MEXICAN-MADE TILE

Mexico 2019 | REAL ESTATE & CONSTRUCTION | INTERVIEW

Around 50% of Daltile's production goes to the US and Canada but in order to counter economic uncertainty and capture greater market share, it is exploring multiple other markets in South America.

Eugenio Martínez
BIOGRAPHY
Before being appointed as President of Daltile in Mexico, Eugenio Martínez worked for Protexa and Visa. He served as President of the Mexican Finance Institute for the Monterrey chapter in 2000 and President of IRPAC in 2002. He has also been part of the council of CAINTRA, IRPAC, AMCHAM, Tile Council of America, and Vida y Salud ABP. He currently presides COMCE Noreste. He also works as visiting professor at UANL, Tec de Monterrey, and Monterrey University.

What have been the reasons driving Daltile's continuous investments in Mexico?

The company was originally established in Monterrey in the 1950s with a focus on the export market. I have been with Daltile for 33 years and have seen how the company has evolved over the years. Mexico has been the cornerstone of our operation for many years. Daltile invested more than USD160 million in plants not only to export from Mexico, but also to meet the needs of the local economy. That is the idea behind our most recent plant in Salamanca, Guanajuato. We manufacture more than 230 million sqft of tile a year and provide direct employment to more than 450 people. 98% of the Salamanca plant's production is destined for the Mexican market. In the last 10 years alone, we have invested USD500 million in Mexico. In total, Daltile relies on 10 plants across the country to produce 550 million sqft of tile per year, of which 50% goes to the US and Canada. The remainder stays in Mexico and South America. In 2010, Daltile had a workforce of 2,500, a number that has increased to 4,000 now. In this context, we have taken advantage of Mexico's skilled labor, though we have also worked to empower and develop our employees and make them feel safe and happy.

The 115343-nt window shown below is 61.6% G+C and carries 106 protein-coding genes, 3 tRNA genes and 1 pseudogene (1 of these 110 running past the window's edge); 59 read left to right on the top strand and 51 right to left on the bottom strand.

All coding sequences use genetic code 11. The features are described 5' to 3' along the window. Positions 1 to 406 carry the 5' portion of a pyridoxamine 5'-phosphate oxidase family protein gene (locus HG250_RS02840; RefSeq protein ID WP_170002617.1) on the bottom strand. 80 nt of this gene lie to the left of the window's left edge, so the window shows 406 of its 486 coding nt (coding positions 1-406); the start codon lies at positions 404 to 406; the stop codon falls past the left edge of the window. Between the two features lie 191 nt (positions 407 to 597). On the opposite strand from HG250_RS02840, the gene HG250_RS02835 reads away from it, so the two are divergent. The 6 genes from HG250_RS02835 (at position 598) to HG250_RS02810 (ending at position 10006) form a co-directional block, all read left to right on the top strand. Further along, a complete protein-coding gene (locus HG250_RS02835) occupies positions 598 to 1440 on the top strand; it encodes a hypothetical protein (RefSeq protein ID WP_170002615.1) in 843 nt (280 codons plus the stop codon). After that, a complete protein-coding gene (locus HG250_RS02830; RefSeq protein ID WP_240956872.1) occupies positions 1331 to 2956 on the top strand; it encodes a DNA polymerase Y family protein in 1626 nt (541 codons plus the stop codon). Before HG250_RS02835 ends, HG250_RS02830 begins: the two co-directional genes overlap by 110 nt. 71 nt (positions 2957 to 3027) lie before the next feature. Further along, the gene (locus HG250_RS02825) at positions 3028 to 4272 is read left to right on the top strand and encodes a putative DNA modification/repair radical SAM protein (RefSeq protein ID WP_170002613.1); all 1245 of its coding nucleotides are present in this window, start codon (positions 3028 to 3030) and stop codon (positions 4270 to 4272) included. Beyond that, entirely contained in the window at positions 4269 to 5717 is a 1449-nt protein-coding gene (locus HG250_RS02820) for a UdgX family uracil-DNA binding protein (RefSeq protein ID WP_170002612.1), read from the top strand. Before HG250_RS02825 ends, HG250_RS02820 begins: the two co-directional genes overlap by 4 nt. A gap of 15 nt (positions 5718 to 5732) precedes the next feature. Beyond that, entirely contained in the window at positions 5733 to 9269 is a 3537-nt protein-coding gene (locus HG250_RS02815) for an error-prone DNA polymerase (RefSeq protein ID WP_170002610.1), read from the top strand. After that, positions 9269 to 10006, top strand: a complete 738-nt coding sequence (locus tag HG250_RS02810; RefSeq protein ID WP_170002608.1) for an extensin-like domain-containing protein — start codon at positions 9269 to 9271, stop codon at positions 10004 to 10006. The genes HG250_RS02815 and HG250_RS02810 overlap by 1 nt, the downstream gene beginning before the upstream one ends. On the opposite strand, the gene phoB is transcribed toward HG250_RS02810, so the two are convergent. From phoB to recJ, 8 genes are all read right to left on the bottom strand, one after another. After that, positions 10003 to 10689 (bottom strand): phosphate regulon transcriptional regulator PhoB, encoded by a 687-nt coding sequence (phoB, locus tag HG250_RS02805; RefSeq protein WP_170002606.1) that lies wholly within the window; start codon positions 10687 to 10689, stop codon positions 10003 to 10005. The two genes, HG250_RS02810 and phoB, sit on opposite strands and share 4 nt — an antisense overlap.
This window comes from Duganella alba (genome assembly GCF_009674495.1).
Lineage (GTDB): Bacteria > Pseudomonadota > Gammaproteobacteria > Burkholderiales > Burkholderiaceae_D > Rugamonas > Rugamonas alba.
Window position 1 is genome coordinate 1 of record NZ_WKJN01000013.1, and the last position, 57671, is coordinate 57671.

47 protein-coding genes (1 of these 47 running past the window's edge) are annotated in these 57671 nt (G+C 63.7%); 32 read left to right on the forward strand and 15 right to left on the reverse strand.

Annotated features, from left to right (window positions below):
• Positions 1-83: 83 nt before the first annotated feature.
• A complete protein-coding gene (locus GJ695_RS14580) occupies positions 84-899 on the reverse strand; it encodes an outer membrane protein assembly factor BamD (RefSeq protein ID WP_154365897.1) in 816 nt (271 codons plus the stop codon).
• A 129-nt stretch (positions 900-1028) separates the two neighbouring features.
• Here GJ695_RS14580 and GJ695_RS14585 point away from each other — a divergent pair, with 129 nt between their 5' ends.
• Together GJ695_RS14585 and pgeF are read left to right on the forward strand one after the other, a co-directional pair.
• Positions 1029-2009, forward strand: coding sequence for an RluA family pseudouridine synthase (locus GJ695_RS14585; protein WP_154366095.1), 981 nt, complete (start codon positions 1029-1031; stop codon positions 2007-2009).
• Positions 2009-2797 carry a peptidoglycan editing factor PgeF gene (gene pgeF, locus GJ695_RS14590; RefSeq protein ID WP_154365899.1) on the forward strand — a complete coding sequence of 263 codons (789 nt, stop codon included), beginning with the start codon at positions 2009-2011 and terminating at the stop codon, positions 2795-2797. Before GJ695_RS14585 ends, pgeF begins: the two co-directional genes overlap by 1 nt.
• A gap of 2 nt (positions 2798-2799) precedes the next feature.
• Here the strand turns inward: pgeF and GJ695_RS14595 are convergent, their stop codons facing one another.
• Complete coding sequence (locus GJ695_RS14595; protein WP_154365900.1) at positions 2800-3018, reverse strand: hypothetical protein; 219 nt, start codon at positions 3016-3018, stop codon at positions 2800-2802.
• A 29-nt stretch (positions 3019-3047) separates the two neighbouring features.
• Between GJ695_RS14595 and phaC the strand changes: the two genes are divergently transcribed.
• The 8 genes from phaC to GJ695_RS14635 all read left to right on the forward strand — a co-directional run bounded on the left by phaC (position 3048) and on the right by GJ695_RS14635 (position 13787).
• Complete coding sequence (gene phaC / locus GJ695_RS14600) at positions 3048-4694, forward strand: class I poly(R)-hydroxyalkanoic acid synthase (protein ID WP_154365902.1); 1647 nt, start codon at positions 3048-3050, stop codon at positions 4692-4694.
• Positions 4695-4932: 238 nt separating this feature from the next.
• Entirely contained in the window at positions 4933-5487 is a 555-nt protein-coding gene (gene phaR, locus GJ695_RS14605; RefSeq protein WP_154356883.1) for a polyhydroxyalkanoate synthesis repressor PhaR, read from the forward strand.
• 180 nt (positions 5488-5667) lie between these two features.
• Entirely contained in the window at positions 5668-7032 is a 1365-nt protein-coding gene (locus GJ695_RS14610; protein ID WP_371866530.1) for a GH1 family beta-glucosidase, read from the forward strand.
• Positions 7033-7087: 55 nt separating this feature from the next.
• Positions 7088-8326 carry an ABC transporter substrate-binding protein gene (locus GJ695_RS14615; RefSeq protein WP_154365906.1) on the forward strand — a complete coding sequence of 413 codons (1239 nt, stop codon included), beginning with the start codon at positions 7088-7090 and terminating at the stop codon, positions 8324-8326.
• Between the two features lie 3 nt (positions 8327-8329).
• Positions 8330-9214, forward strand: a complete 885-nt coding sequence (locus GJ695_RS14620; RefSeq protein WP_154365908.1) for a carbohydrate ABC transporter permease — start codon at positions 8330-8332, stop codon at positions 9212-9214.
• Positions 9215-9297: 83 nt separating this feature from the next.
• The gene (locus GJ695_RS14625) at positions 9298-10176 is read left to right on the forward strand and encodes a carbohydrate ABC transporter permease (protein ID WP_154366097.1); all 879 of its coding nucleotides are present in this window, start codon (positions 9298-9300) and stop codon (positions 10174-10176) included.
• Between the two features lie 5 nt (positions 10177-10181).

How does the growth in second-tier cities in Mexico impact the demand for tile?

Dynamism in these cities brings dynamism to our business. The ceramic industry has changed significantly as a result of manufacturing technology, allowing us to create designs aligned with consumer preferences around the world as well as the technical requirements of the place in question. Daltile has been able to build a strong distribution network in Mexico; in total, we have more than 600 points of sale. We have seen higher growth, especially in the Bajío region, with many hotels and buildings under construction, as well as Jalisco and Nuevo León. Moreover, the tourism industry continues to grow at a healthy pace as usual. In this context, growth is expected, but not as dynamic as in 2018. The ceramic industry will grow between 3% and 5%, and Daltile will likely grow at a faster rate to capture greater market share.

What are the main export markets for Daltile, and what is the role of quality in reaching further markets?

Our mission is to provide quality and service at a fair price. Our designs are subject to strict quality controls, which is why we are able to export extensively to the Canadian and US markets. Specifically, the state of California has extremely stringent requirements. Over the past two years, we have been exploring markets in South America, especially Peru, Colombia, and Chile. Our consumer audit department has played a vital role in making it all happen. It guarantees that ISO and other quality standards are met, and addresses consumer satisfaction.

What is your perspective of the future of Mexican economy?

Given the uncertainty around tariffs for exports to the US, companies in Mexico need to work to become resilient and be ready for changes. This will allow the overall economy to also become less sensitive to external factors. Constantly working to be a competitive company provides greater flexibility in prices and gives room for action when a potential tariff arises or any other event occurs. Given Mexico's manufacturing capacity, integration with suppliers and customers is extremely important. As for the economy in general, unfortunately, 2019 will not record as much growth as we all would like, and 2020 will be challenging. However, certainty will return. What is important is that we must link the growth of the south with the dynamism of the north.